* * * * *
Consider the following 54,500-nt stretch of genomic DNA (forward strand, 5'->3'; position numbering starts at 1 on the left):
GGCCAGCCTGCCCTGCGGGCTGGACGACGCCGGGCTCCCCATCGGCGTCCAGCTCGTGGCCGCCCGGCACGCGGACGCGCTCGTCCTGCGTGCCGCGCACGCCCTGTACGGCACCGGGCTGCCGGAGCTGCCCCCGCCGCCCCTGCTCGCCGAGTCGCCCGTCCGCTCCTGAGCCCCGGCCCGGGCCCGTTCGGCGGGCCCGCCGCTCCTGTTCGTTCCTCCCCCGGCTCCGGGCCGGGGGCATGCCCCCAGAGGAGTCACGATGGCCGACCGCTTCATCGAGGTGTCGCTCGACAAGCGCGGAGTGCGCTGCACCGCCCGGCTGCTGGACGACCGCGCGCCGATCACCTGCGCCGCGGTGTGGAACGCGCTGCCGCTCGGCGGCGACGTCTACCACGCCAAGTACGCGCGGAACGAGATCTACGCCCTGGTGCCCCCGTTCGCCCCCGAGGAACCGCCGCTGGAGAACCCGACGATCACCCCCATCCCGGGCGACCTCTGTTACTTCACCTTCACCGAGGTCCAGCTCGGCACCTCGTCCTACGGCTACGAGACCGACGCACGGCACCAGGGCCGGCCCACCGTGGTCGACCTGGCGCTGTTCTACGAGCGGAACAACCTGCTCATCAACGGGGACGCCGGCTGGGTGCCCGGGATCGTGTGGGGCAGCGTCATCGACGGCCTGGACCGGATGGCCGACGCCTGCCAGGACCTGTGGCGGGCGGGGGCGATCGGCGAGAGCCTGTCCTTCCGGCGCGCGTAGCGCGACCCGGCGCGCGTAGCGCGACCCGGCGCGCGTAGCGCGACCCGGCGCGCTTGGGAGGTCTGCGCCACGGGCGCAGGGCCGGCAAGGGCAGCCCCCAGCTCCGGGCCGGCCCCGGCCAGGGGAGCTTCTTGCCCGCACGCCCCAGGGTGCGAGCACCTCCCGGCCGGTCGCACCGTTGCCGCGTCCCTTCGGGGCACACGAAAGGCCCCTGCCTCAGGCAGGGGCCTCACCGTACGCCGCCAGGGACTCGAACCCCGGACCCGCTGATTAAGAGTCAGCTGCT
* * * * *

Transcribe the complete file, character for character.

Consider the following 54,500-nt stretch of genomic DNA (forward strand, 5'->3'; position numbering starts at 1 on the left):
GGCCAGCCTGCCCTGCGGGCTGGACGACGCCGGGCTCCCCATCGGCGTCCAGCTCGTGGCCGCCCGGCACGCGGACGCGCTCGTCCTGCGTGCCGCGCACGCCCTGTACGGCACCGGGCTGCCGGAGCTGCCCCCGCCGCCCCTGCTCGCCGAGTCGCCCGTCCGCTCCTGAGCCCCGGCCCGGGCCCGTTCGGCGGGCCCGCCGCTCCTGTTCGTTCCTCCCCCGGCTCCGGGCCGGGGGCATGCCCCCAGAGGAGTCACGATGGCCGACCGCTTCATCGAGGTGTCGCTCGACAAGCGCGGAGTGCGCTGCACCGCCCGGCTGCTGGACGACCGCGCGCCGATCACCTGCGCCGCGGTGTGGAACGCGCTGCCGCTCGGCGGCGACGTCTACCACGCCAAGTACGCGCGGAACGAGATCTACGCCCTGGTGCCCCCGTTCGCCCCCGAGGAACCGCCGCTGGAGAACCCGACGATCACCCCCATCCCGGGCGACCTCTGTTACTTCACCTTCACCGAGGTCCAGCTCGGCACCTCGTCCTACGGCTACGAGACCGACGCACGGCACCAGGGCCGGCCCACCGTGGTCGACCTGGCGCTGTTCTACGAGCGGAACAACCTGCTCATCAACGGGGACGCCGGCTGGGTGCCCGGGATCGTGTGGGGCAGCGTCATCGACGGCCTGGACCGGATGGCCGACGCCTGCCAGGACCTGTGGCGGGCGGGGGCGATCGGCGAGAGCCTGTCCTTCCGGCGCGCGTAGCGCGACCCGGCGCGCGTAGCGCGACCCGGCGCGCGTAGCGCGACCCGGCGCGCTTGGGAGGTCTGCGCCACGGGCGCAGGGCCGGCAAGGGCAGCCCCCAGCTCCGGGCCGGCCCCGGCCAGGGGAGCTTCTTGCCCGCACGCCCCAGGGTGCGAGCACCTCCCGGCCGGTCGCACCGTTGCCGCGTCCCTTCGGGGCACACGAAAGGCCCCTGCCTCAGGCAGGGGCCTCACCGTACGCCGCCAGGGACTCGAACCCCGGACCCGCTGATTAAGAGTCAGCTGCT